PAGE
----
Michelle had a criminal case in her childhood that followed her into adulthood and contributed to her interest in covering true crime. And I realized, so did I. One of my grade school teachers died in a mysterious way similar to how Mrs. Halsey died, and it’s bothered me for decades. Although there are some similarities between their stories, the people in my book are very much made up in my imagination. I was inspired by this story from my youth to create a character who is also drawn into the dark and who finds herself going too far when she loses sight of the humanity behind the stories she’s obsessed with.

Ehrlich at the site of Woodstock. Photo courtesy of the author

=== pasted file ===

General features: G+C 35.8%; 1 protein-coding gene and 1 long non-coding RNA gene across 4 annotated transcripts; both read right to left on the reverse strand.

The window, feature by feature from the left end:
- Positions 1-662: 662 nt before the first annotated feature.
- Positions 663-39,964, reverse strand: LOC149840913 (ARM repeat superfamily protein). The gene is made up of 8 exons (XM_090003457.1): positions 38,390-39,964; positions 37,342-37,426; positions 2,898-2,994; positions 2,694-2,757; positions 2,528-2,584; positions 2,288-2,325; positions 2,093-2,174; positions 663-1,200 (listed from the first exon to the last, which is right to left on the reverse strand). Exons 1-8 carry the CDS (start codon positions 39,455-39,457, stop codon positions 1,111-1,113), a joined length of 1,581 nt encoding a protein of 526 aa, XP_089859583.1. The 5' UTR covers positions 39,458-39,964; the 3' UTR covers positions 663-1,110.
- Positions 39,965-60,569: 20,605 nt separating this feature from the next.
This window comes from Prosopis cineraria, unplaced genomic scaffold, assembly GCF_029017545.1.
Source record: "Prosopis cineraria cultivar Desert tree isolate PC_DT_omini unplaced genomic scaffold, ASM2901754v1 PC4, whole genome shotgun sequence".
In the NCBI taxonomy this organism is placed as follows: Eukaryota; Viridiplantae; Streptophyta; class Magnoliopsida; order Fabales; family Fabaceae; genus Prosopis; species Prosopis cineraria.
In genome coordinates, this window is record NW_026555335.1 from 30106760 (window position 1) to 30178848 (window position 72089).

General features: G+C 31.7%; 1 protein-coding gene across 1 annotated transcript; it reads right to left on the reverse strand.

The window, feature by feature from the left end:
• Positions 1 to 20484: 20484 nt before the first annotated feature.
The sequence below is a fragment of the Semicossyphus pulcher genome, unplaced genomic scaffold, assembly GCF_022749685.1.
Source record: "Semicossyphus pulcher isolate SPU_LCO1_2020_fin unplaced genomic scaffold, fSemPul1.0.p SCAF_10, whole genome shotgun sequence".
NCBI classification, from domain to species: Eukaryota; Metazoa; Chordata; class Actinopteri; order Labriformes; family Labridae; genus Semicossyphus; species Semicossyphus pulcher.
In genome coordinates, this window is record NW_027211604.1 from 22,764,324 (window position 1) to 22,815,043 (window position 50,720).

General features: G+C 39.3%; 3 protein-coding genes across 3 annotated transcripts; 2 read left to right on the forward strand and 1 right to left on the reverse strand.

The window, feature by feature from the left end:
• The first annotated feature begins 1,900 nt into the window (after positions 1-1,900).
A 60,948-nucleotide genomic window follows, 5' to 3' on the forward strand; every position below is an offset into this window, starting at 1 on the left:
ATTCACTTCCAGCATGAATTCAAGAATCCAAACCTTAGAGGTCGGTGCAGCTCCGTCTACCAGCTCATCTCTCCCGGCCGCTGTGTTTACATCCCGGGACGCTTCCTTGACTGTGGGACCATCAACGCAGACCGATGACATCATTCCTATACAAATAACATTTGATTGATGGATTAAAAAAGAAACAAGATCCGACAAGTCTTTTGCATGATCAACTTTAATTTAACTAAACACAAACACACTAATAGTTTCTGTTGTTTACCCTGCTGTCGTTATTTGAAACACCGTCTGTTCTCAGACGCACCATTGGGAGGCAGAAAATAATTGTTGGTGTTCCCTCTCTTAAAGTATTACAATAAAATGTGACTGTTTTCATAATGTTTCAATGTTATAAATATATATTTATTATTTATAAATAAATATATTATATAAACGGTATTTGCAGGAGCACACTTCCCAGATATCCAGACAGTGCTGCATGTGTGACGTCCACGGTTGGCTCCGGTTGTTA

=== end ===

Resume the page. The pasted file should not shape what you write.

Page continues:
KILLING TIME is not only a thriller about two generations of murder, it’s also the story of a relationship between a mother and daughter. How did you find the balance of keeping the action going while still exploring the relationship between Natalie and Helen?

Initially, I had only written Natalie’s story, but then my amazing editor Rebecca Kuss asked: Why is Helen so anti-true crime? It’s always a challenge trying to figure out parents’ roles in YA, as they often keep main characters from doing what they need to do to keep the story going forward — unless they’re absent or terrible. But when I started delving into Helen’s reasoning for keeping Natalie from her interest in crime, it brought Helen’s story into focus, which actually ended up dove-tailing nicely with Natalie’s narrative. (That’s about all I can say without ruining anything!)

It was really important for me that every character—even the “bad guy”—have a reason for acting the way they do, to keep anyone from being a plot device. I ended up loving Helen as much as Natalie when I was finally done with my edits.